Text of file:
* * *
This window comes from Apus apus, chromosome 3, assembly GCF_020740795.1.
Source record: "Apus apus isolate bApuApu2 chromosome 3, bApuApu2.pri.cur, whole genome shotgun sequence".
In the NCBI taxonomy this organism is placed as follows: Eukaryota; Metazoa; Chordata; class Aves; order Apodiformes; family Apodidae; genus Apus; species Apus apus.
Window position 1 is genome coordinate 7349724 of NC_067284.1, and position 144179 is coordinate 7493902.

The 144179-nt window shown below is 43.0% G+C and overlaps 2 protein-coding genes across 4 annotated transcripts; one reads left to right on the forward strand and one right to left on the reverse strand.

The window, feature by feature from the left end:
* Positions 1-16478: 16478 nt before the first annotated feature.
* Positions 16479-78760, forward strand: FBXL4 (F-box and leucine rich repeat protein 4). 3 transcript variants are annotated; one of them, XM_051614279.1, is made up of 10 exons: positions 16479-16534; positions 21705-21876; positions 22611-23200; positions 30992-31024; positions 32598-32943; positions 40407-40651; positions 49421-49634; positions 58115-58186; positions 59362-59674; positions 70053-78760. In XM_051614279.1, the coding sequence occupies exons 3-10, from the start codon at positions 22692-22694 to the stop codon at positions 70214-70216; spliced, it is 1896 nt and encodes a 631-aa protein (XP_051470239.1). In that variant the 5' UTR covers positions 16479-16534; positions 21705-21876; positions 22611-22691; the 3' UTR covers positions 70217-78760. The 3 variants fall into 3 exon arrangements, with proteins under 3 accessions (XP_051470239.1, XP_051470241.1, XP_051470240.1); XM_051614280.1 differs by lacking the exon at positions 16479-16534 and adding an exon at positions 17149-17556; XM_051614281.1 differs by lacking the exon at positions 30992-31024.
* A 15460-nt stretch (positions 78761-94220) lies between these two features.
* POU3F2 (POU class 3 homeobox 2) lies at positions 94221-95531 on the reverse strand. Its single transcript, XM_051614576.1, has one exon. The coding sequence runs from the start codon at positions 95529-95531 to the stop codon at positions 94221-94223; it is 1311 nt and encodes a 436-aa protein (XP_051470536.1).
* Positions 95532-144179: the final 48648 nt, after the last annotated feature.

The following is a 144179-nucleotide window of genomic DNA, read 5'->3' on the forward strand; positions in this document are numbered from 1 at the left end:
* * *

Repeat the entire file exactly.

This window comes from Apus apus, chromosome 3, assembly GCF_020740795.1.
Source record: "Apus apus isolate bApuApu2 chromosome 3, bApuApu2.pri.cur, whole genome shotgun sequence".
In the NCBI taxonomy this organism is placed as follows: Eukaryota; Metazoa; Chordata; class Aves; order Apodiformes; family Apodidae; genus Apus; species Apus apus.
Window position 1 is genome coordinate 7349724 of NC_067284.1, and position 144179 is coordinate 7493902.

The 144179-nt window shown below is 43.0% G+C and overlaps 2 protein-coding genes across 4 annotated transcripts; one reads left to right on the forward strand and one right to left on the reverse strand.

The window, feature by feature from the left end:
* Positions 1-16478: 16478 nt before the first annotated feature.
* Positions 16479-78760, forward strand: FBXL4 (F-box and leucine rich repeat protein 4). 3 transcript variants are annotated; one of them, XM_051614279.1, is made up of 10 exons: positions 16479-16534; positions 21705-21876; positions 22611-23200; positions 30992-31024; positions 32598-32943; positions 40407-40651; positions 49421-49634; positions 58115-58186; positions 59362-59674; positions 70053-78760. In XM_051614279.1, the coding sequence occupies exons 3-10, from the start codon at positions 22692-22694 to the stop codon at positions 70214-70216; spliced, it is 1896 nt and encodes a 631-aa protein (XP_051470239.1). In that variant the 5' UTR covers positions 16479-16534; positions 21705-21876; positions 22611-22691; the 3' UTR covers positions 70217-78760. The 3 variants fall into 3 exon arrangements, with proteins under 3 accessions (XP_051470239.1, XP_051470241.1, XP_051470240.1); XM_051614280.1 differs by lacking the exon at positions 16479-16534 and adding an exon at positions 17149-17556; XM_051614281.1 differs by lacking the exon at positions 30992-31024.
* A 15460-nt stretch (positions 78761-94220) lies between these two features.
* POU3F2 (POU class 3 homeobox 2) lies at positions 94221-95531 on the reverse strand. Its single transcript, XM_051614576.1, has one exon. The coding sequence runs from the start codon at positions 95529-95531 to the stop codon at positions 94221-94223; it is 1311 nt and encodes a 436-aa protein (XP_051470536.1).
* Positions 95532-144179: the final 48648 nt, after the last annotated feature.

The following is a 144179-nucleotide window of genomic DNA, read 5'->3' on the forward strand; positions in this document are numbered from 1 at the left end: